Out-of-State Real Estate Investing

Posted by Hannah Lapin on Feb 20, 2024 9:00:00 AM

Out of state real estate investing

 

In the world of real estate, there are numerous opportunities to build wealth for the savvy investor. One method you could employ is to buy a rental property in another state.

Out-of-state real estate investing has plenty of benefits, though it also comes with significant challenges. The following guide can help you decide whether or not it is worth considering a long-distance real estate investment strategy.

 

Why Consider Investing in a Property Out-of-State

There are many reasons to consider investing in out-of-state real estate properties. Common reasons include a more robust rental market, a chance to diversify your investments, appreciation trends, and combining business and pleasure with vacation rentals.

 

Higher ROI for Rental Properties

Rental properties in another state could result in better returns. There could be several reasons for this, including high prices in your local market, low transaction rates in your area, or an emerging market in another state. 

 

Portfolio Diversification

When all your real estate investment properties are in one market, there's an inherent risk if that market crashes or experiences a downturn. However, owning properties in other states diversifies the assets in your portfolio, protecting you from the risk of a market downturn affecting all your investments at once.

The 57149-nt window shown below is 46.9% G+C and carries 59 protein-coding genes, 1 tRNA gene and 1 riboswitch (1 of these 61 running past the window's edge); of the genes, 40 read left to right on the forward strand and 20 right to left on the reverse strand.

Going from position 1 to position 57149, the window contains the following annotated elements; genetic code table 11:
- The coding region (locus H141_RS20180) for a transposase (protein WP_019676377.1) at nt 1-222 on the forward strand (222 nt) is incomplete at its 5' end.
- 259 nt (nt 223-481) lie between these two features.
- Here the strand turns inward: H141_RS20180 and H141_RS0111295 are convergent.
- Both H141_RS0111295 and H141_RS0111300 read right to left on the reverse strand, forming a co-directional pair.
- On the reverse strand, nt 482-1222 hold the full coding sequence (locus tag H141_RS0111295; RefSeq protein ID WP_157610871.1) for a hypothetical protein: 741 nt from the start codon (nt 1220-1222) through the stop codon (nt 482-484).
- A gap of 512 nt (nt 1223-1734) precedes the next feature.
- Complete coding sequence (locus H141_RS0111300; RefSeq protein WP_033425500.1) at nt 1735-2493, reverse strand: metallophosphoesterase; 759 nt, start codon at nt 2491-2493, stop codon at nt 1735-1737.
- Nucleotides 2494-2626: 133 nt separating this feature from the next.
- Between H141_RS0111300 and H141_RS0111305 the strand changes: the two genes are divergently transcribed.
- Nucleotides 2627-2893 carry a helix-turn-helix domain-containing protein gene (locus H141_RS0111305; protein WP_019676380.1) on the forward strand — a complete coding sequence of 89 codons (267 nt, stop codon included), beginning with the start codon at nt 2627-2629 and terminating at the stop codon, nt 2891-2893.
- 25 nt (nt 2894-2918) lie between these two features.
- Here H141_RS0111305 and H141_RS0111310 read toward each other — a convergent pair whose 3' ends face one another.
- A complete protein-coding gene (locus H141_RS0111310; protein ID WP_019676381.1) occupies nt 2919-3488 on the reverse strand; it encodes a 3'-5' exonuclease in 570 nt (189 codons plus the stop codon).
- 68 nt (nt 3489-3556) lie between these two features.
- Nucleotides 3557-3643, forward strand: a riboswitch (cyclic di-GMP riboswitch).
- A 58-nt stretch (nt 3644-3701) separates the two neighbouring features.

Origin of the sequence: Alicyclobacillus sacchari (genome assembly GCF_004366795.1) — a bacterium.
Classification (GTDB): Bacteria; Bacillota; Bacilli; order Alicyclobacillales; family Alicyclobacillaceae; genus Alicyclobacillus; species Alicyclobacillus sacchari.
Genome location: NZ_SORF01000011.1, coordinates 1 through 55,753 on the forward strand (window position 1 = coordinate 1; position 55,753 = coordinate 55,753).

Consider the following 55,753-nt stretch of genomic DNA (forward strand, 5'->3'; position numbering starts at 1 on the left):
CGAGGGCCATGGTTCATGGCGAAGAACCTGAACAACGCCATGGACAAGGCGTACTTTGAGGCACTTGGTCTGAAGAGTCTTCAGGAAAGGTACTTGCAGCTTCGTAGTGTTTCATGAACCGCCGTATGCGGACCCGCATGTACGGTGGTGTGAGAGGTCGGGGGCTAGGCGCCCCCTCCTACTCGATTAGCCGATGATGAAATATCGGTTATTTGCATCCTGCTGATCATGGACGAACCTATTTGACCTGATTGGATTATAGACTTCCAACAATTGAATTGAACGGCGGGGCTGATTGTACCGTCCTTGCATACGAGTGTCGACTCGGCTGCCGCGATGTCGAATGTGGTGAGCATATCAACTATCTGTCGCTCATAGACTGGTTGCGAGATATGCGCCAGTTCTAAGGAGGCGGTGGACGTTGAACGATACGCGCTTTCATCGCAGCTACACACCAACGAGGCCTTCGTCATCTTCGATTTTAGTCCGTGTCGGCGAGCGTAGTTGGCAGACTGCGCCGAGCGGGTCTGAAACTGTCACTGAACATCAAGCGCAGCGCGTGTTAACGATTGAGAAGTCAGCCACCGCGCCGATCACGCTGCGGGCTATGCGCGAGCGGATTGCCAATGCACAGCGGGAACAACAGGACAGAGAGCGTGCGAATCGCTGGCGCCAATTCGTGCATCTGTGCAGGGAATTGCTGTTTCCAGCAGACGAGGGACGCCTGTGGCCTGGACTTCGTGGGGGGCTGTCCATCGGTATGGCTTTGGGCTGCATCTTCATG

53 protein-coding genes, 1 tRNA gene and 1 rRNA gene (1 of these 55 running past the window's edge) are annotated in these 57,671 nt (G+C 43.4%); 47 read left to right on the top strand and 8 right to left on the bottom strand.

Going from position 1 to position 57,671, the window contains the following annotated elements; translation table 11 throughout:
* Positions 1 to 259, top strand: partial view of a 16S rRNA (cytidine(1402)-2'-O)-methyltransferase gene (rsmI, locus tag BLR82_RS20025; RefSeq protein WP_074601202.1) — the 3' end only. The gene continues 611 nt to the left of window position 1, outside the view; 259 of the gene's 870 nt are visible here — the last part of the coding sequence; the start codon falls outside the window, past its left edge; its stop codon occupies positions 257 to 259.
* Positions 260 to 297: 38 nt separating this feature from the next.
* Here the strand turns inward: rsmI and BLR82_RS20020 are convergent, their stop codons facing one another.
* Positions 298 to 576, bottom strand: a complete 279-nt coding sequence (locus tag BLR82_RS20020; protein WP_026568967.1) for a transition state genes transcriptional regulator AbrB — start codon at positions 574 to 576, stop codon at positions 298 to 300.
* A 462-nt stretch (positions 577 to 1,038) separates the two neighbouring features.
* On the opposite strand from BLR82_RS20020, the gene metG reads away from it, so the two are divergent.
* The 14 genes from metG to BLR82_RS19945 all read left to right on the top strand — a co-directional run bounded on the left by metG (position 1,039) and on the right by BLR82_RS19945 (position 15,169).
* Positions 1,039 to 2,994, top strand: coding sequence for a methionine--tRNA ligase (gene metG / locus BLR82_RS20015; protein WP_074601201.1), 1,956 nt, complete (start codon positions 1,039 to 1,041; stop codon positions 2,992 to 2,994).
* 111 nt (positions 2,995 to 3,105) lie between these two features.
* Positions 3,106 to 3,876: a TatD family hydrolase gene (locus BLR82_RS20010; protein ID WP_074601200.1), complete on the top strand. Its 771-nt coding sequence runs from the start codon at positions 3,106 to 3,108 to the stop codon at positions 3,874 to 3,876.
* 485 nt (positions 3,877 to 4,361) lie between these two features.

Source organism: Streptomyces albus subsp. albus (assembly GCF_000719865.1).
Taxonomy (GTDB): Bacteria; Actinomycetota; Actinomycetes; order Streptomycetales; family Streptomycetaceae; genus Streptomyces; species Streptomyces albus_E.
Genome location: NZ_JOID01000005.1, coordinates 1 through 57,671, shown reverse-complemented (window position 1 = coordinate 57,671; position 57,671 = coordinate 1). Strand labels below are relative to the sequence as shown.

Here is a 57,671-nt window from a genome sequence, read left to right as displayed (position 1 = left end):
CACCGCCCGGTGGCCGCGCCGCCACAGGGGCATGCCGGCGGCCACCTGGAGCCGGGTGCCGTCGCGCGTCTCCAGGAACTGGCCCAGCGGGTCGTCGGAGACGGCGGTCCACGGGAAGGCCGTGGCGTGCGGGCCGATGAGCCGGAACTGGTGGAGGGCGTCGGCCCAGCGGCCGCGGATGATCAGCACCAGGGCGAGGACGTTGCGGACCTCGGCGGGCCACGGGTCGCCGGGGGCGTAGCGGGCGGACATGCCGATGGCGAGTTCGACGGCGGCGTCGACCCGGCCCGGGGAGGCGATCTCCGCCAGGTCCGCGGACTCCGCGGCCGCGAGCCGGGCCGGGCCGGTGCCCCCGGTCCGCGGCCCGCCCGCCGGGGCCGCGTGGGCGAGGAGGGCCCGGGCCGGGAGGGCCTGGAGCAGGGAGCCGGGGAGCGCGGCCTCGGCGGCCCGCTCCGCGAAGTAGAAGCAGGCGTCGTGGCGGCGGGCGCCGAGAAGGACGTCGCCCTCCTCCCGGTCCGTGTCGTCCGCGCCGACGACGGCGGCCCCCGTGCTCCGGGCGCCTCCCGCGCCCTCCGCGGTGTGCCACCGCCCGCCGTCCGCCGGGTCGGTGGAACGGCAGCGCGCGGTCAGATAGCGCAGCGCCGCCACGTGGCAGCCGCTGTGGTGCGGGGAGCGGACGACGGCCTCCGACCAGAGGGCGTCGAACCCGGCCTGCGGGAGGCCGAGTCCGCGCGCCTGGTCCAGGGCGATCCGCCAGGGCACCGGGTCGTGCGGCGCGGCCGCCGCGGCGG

Appreciation

As a general rule of thumb, real estate properties increase in value with time. However, some markets may do so at a faster rate, making them a better long-term investment if you ever sell the property. If you identify a healthy real estate market in another state, it could be financially wise to take advantage of its high appreciation rates.

 

Using it as a Vacation Home

If you have out-of-state rental properties, particularly vacation rentals, and you choose to live in them as vacation homes for at least 14 days each year, you can claim a mortgage interest deduction on your taxes [1]. Additionally, many rental expenses can be deducted when tax season comes around.

 

Why Consider Investing in a Property Out-of-State

 Just as there are benefits to real estate investing strategies that include out-of-state properties, there are also some challenges. You will need to weigh the costs with the benefits to decide if owning a real estate property in another state is worth it.

Inexperience With the Local Market

Buying rental property in another state is risky because you are likely unfamiliar with the local real estate market. Even if you conduct a lot of research, you lack the intimate knowledge of what it is like to live in that area and what neighborhoods are desirable for properties.

 

Different Laws

The complexities of owning a rental property are numerous, and they get even more challenging when you cross state boundaries for your investment portfolio. There are unfamiliar real estate laws to contend with, different local laws regarding taxes, and permit or business license issues to sort out,

 

Networking

Developing a network of professionals in the industry is crucial for investors. You may need to connect with a real estate agent, contractors, property managers, other investors, and more to start investing the right way, and since you are out of state, it will be difficult to build this network.

 

Travel to the Rental Property